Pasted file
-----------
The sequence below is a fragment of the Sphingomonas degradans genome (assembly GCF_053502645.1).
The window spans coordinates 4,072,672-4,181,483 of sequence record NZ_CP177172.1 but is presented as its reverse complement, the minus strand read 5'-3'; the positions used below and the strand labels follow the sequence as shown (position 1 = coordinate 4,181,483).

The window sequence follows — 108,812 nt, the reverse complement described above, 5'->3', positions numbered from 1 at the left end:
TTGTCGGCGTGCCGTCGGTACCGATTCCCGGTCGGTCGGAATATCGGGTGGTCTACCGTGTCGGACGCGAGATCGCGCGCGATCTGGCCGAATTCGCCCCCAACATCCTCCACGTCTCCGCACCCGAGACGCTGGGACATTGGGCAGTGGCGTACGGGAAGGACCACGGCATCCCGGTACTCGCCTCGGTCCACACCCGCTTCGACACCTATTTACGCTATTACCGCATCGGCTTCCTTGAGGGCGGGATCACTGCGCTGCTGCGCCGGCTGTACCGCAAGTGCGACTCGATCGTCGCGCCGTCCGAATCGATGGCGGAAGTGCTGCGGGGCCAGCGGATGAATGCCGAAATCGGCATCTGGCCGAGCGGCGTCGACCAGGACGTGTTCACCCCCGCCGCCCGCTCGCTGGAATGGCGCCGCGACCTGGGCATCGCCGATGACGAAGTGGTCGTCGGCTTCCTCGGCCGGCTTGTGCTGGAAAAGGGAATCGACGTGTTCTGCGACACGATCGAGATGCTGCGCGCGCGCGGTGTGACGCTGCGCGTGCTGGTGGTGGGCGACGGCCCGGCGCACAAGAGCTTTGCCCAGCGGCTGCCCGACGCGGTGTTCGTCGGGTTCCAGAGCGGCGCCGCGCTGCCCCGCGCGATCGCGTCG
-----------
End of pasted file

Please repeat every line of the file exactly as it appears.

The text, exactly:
The sequence below is a fragment of the Sphingomonas degradans genome (assembly GCF_053502645.1).
The window spans coordinates 4,072,672-4,181,483 of sequence record NZ_CP177172.1 but is presented as its reverse complement, the minus strand read 5'-3'; the positions used below and the strand labels follow the sequence as shown (position 1 = coordinate 4,181,483).

The window sequence follows — 108,812 nt, the reverse complement described above, 5'->3', positions numbered from 1 at the left end:
TTGTCGGCGTGCCGTCGGTACCGATTCCCGGTCGGTCGGAATATCGGGTGGTCTACCGTGTCGGACGCGAGATCGCGCGCGATCTGGCCGAATTCGCCCCCAACATCCTCCACGTCTCCGCACCCGAGACGCTGGGACATTGGGCAGTGGCGTACGGGAAGGACCACGGCATCCCGGTACTCGCCTCGGTCCACACCCGCTTCGACACCTATTTACGCTATTACCGCATCGGCTTCCTTGAGGGCGGGATCACTGCGCTGCTGCGCCGGCTGTACCGCAAGTGCGACTCGATCGTCGCGCCGTCCGAATCGATGGCGGAAGTGCTGCGGGGCCAGCGGATGAATGCCGAAATCGGCATCTGGCCGAGCGGCGTCGACCAGGACGTGTTCACCCCCGCCGCCCGCTCGCTGGAATGGCGCCGCGACCTGGGCATCGCCGATGACGAAGTGGTCGTCGGCTTCCTCGGCCGGCTTGTGCTGGAAAAGGGAATCGACGTGTTCTGCGACACGATCGAGATGCTGCGCGCGCGCGGTGTGACGCTGCGCGTGCTGGTGGTGGGCGACGGCCCGGCGCACAAGAGCTTTGCCCAGCGGCTGCCCGACGCGGTGTTCGTCGGGTTCCAGAGCGGCGCCGCGCTGCCCCGCGCGATCGCGTCG